Measuring commercial bank profitability: proceed with caution
AbstractThe federal tax code creates challenges for comparing the profit rates of different banks on a consistent basis. The earnings of banks that elect to operate under subchapter S of the federal tax code are not subject to federal corporate income tax, but shareholders of these "S-banks" are taxed on their pro rata share of the entire earnings of the bank. The number of banks electing subchapter S tax treatment has increased rapidly, especially among small banks. The authors use estimates of the federal corporate income tax that S-banks would pay if they were subject to the tax to show that the difference in the tax treatment of S-banks and other banks has a large impact on measures of U.S. banking system profitability. Further, the article shows that adjustment of S-bank earnings by estimates of federal income taxes to make them comparable with the earnings of other banks can markedly affect conclusions of studies that use net income as a measure of performance. Finally, the article shows that S-banks (even after their earnings are reduced by estimated federal taxes) tend to out-earn their peers; S-banks also tend to have higher earnings rates than their peers in the year before they elect S-bank status.
Download InfoIf you experience problems downloading a file, check if you have the proper application to view it first. In case of further problems read the IDEAS help page. Note that these files are not on the IDEAS site. Please be patient as the files may be large.
Bibliographic InfoArticle provided by Federal Reserve Bank of St. Louis in its journal Review.
Volume (Year): (2007)
Issue (Month): Nov ()
Please report citation or reference errors to , or , if you are the registered author of the cited work, log in to your RePEc Author Service profile, click on "citations" and make appropriate adjustments.:
- James Harvey & Jane Padget, 2000. "Subchapter S : a new tool for enhancing the value of community banks," Financial Industry Perspectives, Federal Reserve Bank of Kansas City, issue Dec, pages 17-32.
- Robert DeYoung & William Hunter & Gregory Udell, 2004.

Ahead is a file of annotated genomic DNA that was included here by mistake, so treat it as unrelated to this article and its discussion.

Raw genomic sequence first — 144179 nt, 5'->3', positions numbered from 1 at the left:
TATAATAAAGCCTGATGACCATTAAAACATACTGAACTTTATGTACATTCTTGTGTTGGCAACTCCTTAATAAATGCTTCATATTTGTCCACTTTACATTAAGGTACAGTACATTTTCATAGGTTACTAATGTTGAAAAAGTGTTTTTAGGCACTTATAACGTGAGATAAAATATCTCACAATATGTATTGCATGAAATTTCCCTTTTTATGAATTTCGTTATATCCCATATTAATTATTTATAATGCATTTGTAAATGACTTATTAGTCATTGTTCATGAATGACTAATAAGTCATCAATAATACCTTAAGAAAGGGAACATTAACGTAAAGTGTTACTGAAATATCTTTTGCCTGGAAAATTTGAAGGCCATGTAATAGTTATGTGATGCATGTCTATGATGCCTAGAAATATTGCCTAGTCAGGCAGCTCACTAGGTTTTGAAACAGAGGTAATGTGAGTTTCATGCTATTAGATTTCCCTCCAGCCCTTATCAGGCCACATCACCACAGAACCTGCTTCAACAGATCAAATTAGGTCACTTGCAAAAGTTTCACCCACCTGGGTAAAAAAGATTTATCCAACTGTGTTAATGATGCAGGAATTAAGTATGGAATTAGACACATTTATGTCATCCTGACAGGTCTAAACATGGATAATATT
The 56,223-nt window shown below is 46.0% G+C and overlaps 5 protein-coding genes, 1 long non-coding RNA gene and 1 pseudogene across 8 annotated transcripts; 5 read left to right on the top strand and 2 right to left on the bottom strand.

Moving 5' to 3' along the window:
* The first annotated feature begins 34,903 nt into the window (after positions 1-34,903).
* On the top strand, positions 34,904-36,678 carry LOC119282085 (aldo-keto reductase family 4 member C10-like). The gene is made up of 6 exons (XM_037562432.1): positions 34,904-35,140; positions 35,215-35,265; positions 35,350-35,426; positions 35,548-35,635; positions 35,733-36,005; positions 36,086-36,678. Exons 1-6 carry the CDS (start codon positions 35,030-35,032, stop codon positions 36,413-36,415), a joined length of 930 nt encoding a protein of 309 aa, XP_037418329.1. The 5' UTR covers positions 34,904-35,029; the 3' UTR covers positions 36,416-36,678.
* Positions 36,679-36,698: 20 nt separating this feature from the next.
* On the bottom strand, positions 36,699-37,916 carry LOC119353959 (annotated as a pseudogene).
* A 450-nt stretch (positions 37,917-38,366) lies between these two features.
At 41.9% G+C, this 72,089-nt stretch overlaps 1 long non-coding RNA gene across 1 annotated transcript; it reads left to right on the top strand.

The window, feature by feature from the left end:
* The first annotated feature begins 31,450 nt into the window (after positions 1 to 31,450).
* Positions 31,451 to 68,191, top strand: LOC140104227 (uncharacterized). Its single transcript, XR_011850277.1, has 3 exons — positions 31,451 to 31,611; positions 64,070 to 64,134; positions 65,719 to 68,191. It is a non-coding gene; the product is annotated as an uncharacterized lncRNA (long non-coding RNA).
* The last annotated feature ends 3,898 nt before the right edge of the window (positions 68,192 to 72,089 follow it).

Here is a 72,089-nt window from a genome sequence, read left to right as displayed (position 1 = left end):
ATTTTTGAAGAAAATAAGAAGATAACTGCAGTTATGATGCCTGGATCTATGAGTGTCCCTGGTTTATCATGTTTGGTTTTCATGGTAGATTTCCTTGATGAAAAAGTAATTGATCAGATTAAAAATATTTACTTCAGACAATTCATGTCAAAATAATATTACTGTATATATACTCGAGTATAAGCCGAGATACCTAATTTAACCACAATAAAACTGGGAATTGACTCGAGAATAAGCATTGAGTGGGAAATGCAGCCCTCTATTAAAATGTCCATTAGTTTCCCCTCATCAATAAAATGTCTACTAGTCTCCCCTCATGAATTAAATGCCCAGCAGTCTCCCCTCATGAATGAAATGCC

"The Past, Present, and Probable Future for Community Banks,"
Journal of Financial Services Research,
Springer, vol. 25(2), pages 85-133, April.
- Robert DeYoung & William C. Hunter & Gregory F. Udell, 2003. "The past, present, and probable future for community banks," Working Paper Series WP-03-14, Federal Reserve Bank of Chicago.
- Scott E. Hein & Timothy W. Koch & S. Scott MacDonald, 2005. "On the uniqueness of community banks," Economic Review, Federal Reserve Bank of Atlanta, issue Q 1, pages 15-36.
- Gerard Llobet & Rubén Hernández-Murillo & Roberto Fuentes, 2008.
"Strategic Online-Banking Adoption,"
- Peter Westort & Russ Kashian & Richard Cummings, 2010. "Does ownership form in community banking impact profitability?," Managerial Finance, Emerald Group Publishing, vol. 36(2), pages 122-133, February.
For technical questions regarding this item, or to correct its authors, title, abstract, bibliographic or download information, contact: (Xiao Xiaohong) The email address of this maintainer does not seem to be valid anymore. Please ask Xiao Xiaohong to update the entry or send us the correct address.
If you have authored this item and are not yet registered with RePEc, we encourage you to do it here. This allows to link your profile to this item. It also allows you to accept potential citations to this item that we are uncertain about.
If references are entirely missing, you can add them using this form.
If the full references list an item that is present in RePEc, but the system did not link to it, you can help with this form.
If you know of missing items citing this one, you can help us creating those links by adding the relevant references in the same way as above, for each refering item. If you are a registered author of this item, you may also want to check the "citations" tab in your profile, as there may be some citations waiting for confirmation.
Please note that corrections may take a couple of weeks to filter through the various RePEc services.